Mr al-Hilli appears to have bolted for the car before reversing in a u-turn and possibly running over Mr Mollier.

The car slammed into the bank at the rear of the forest lay-by, where its rear axle became stuck – allowing the gunman to shoot Mr al-Hilli, Iqbal and Mrs al-Allaf at close range.

Zainab has told British police that she was outside the car with her father when the shooting began, and that she was pistol-whipped and shot in the shoulder.

Some have suggested that the attackers might have been torturing her to pressure her father, and that the situation then spiralled out of control, possibly when Mr Mollier stumbled on the scene.

Although the Frenchman bore the brunt of the gunfire police have ruled him out as the target.

Mr Maillaud: “We are 99 per cent sure he was nothing to do with it.”

Mr al-Hilli, 50, was a Baghdad-born satellite engineer, who had moved to Britain with his parents when he was a boy.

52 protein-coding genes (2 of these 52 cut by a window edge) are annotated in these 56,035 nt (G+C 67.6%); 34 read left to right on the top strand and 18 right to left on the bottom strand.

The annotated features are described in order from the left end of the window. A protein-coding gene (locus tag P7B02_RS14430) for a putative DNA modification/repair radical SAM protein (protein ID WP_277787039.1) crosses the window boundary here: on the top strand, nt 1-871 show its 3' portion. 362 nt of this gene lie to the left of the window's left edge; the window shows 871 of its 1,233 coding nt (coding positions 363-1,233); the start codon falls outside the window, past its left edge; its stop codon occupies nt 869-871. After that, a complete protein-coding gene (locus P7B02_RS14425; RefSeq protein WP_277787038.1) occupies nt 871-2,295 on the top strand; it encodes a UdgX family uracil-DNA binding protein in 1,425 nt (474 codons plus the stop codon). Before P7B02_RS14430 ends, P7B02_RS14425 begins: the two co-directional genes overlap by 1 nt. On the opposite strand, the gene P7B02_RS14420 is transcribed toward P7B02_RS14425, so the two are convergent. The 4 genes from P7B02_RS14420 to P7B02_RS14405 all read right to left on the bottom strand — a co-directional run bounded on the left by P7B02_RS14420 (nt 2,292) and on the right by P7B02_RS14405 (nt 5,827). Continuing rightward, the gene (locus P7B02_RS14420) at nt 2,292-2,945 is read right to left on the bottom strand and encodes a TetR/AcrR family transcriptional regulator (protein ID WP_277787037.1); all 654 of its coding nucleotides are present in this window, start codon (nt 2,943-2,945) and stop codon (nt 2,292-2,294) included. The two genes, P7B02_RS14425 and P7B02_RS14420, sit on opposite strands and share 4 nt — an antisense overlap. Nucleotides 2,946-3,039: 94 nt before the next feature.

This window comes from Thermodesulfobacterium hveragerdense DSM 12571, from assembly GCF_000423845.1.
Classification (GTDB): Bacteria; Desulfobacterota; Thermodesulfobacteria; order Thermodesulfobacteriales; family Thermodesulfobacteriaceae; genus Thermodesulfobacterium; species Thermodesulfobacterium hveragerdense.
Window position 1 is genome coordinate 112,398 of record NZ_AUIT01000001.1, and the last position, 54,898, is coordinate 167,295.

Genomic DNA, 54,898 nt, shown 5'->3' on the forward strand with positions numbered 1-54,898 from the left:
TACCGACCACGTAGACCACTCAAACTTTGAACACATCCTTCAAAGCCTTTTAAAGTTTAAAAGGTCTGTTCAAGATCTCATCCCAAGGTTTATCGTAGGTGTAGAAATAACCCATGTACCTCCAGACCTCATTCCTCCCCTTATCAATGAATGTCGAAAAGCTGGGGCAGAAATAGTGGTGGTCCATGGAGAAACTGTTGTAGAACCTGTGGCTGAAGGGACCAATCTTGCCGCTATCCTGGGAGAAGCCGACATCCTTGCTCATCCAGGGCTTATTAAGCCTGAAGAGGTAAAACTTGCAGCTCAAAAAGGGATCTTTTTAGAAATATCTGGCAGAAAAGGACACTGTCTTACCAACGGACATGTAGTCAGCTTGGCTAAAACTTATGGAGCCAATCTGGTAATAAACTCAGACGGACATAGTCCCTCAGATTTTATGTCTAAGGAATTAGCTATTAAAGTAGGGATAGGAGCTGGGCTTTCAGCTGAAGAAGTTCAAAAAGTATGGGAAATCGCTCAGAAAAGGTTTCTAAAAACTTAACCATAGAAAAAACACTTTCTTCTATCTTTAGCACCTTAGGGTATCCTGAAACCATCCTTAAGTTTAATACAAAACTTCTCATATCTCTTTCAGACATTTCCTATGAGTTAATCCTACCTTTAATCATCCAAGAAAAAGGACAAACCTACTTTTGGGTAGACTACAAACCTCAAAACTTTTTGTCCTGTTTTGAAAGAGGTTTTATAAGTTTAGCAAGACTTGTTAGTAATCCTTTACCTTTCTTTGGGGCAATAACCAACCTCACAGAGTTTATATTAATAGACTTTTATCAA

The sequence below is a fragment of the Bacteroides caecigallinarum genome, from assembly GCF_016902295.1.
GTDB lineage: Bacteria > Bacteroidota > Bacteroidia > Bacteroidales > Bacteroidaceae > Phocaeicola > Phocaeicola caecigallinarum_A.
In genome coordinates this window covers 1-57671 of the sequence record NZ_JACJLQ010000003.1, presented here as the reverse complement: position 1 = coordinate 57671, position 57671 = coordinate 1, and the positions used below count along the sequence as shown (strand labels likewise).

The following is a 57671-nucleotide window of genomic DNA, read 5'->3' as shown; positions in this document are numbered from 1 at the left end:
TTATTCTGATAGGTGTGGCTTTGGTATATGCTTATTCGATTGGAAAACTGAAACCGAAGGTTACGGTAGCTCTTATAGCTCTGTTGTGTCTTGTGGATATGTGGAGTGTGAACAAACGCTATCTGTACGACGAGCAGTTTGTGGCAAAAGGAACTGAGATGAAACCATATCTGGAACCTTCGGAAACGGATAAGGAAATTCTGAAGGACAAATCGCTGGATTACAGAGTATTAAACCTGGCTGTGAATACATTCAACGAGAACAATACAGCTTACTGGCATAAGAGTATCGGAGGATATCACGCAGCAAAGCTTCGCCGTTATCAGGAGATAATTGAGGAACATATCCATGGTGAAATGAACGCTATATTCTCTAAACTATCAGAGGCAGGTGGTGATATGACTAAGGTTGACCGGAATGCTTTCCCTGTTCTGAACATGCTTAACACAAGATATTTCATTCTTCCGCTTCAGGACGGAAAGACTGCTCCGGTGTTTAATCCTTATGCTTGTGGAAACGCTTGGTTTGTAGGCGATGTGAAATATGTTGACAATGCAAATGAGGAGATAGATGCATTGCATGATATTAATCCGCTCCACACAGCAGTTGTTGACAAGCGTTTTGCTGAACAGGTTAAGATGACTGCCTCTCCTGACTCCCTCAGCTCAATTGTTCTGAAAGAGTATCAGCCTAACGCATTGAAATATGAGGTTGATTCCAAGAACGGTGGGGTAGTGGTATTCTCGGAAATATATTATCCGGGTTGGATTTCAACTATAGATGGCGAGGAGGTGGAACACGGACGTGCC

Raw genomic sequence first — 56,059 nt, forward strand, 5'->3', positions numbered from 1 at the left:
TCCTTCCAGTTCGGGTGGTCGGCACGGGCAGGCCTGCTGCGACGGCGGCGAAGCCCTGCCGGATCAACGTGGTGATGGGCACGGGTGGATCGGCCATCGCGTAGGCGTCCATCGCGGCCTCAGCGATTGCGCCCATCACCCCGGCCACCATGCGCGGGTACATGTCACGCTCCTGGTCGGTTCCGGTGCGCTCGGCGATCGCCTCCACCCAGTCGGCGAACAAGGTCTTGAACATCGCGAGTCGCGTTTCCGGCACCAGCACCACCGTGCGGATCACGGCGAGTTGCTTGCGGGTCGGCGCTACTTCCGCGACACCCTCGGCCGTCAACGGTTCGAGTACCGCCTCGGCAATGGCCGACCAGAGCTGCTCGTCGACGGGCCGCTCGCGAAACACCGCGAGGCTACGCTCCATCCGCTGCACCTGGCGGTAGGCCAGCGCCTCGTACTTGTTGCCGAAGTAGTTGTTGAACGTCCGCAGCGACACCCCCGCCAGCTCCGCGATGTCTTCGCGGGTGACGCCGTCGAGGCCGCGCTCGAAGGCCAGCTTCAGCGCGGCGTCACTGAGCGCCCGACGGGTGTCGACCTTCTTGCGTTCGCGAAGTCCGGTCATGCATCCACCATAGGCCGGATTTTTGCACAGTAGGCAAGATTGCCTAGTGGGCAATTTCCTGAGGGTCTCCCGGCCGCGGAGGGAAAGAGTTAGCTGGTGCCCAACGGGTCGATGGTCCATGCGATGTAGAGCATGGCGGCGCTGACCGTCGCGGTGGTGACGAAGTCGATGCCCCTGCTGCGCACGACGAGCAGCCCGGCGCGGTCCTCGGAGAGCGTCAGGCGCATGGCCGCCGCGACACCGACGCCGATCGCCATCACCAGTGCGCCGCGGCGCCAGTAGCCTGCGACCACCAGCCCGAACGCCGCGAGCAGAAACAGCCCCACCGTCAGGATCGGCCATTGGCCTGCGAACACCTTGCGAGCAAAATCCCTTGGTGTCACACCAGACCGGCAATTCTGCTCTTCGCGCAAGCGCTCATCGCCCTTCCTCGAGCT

One theory is that Mr al-Hilli had arranged a meeting with Mr Mollier to exchange nuclear and technological secrets.

But colleagues and relatives of both men have denied that they were involved in any secretive work and it seemed unlikely that Mr al-Hilli would take his entire family to such a potentially sensitive rendezvous.

Initial reports pointed strongly towards the murder being a professional “hit”.

In particular, it was noted that Mr al-Hilli, Iqbal, 47, and his mother in law Suhaila, 74, were each killed with a so-called “double tap” of two bullets to the head each — a classic hit man’s technique.

However, as The Sunday Telegraph revealed shortly after the killing, the murder weapon, a Luger PO8, was a First World War relic — liable to jam, comparatively easy to trace, and not the first choice of professional assassins.

The gunman also left behind spent cartridges – vital clues for the police – and did not kill all the witnesses, as both daughters survived the attack.

Photos recovered from a digital camera found at the scene show the family smiling in front of a pretty flower-covered stone farmhouse, suggesting they had not been lured to the remote forest site but had spent the day happily sightseeing.